Ripley and parents ca. 1900.
An Introduction to Stuart Cummings Ripley
This website is dedicated to the little-known Ohio-born author Stuart Cummings Ripley, who has a link to Bucks County, Pennsylvania. At the time of his death in 1964, Ripley was living in Uhlerstown, on the Delaware River north of New Hope. By chance, I met Bill Castenberry, nephew of Ripley's late companion, Jill Castenberry. Bill had in his possession an uncompleted memoir by his aunt as well as a number of notes and letters regarding Ripley, all of which he shared with me. The bulk of Ripley's manuscripts and papers are archived at Cummings College in Ohio, but effectively inaccessible at present.
I discovered the name of Stuart Cummings Ripley
while researching a book about Ambrose Bierce's disappearance in Mexico.
In 1916, Ripley was a youthful correspondent for the leftist New Masses
Journal in New York. While he's virtually unknown in the pantheon of
America authors, his influence on generations of the cognoscenti is
H.L. Mencken's analysis of Ripley's work, published 1947
image courtesy Jack Stewart
Allen Weinstein, University of Chicago (author of Literary Dynamics in the Cornfields, University of Pittsburgh Press) wrote, "Without Ripley's The Town I would, in my classes, have become virtually impotent regarding the Midwestern experience." Michiko Kakutani: The New York Times: "Five generations of Americans, lost to his exposure, were deprived by neglect of an irreplaceable literary influence, although Ripley never rose to his potential." John Updike: "As a boy in Shillington, Pennsylvania, my mother forced me to read Ripley's 'Desert Triad,' and I'm thankful she did." Norman Mailer: "I wanted to be, like Hemingway, a 'tough guy' writer, but I found Stu Ripley even tougher than I." Harold Bloom: "Temporarily losing track of my American literary influences, I rediscovered Ripley, and realized he was one of them."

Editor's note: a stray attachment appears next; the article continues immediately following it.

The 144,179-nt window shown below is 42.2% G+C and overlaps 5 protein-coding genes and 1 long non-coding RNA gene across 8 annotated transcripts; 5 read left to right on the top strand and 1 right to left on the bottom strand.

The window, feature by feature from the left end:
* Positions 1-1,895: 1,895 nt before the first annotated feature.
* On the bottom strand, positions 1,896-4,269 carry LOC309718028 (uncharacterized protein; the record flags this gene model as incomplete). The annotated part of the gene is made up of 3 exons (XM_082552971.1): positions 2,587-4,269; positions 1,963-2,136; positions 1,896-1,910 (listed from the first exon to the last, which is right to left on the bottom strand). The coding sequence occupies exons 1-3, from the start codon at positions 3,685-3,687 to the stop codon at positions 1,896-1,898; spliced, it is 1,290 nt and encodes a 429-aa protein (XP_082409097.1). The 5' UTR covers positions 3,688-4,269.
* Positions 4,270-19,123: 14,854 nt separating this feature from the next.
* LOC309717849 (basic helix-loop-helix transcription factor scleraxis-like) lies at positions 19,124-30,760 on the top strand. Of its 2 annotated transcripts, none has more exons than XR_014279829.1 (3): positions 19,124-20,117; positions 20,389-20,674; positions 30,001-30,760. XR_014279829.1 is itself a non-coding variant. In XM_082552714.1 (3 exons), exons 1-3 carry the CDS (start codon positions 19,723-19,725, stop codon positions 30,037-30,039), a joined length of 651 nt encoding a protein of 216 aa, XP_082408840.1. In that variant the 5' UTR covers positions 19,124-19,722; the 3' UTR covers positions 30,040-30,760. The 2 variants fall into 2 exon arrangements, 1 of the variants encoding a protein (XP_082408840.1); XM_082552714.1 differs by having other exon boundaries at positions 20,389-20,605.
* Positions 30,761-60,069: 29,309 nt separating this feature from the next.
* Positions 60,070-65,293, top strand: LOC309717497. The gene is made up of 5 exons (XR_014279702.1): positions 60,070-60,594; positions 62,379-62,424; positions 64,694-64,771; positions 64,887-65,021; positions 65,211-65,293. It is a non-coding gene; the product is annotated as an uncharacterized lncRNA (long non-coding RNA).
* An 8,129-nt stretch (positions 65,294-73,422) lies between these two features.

Most of Ripley's works, long out of print at the time of his death, had been issued by obscure publishing houses, themselves forgotten, except for Ventricle Press, which in 2003 published in trade paperback an omnibus collection called Ripley, Selected Writings, which the publisher was forced to withdraw by the author's grandson, who protects the copyrights.
A recent check of ABE (a consortium of worldwide booksellers on the Internet) found only two of Ripley's books available for resale. None of his books is listed in the New York Public Library catalog. A limited archive of his books, manuscripts, and letters is housed in the library of Cummings College, Cummings, Ohio, the author's birthplace. However, Ripley's grandson, Stuart Providence Ripley, is a zealous protector of his grandfather's files, and has only on rare occasions allowed scholars to examine the collection's contents. It's thought that only after Stuart Providence Ripley's death, will the archive be open to scholars.
For those unfamiliar with Stuart Cummings Ripley this Timeline of his life will be helpful.
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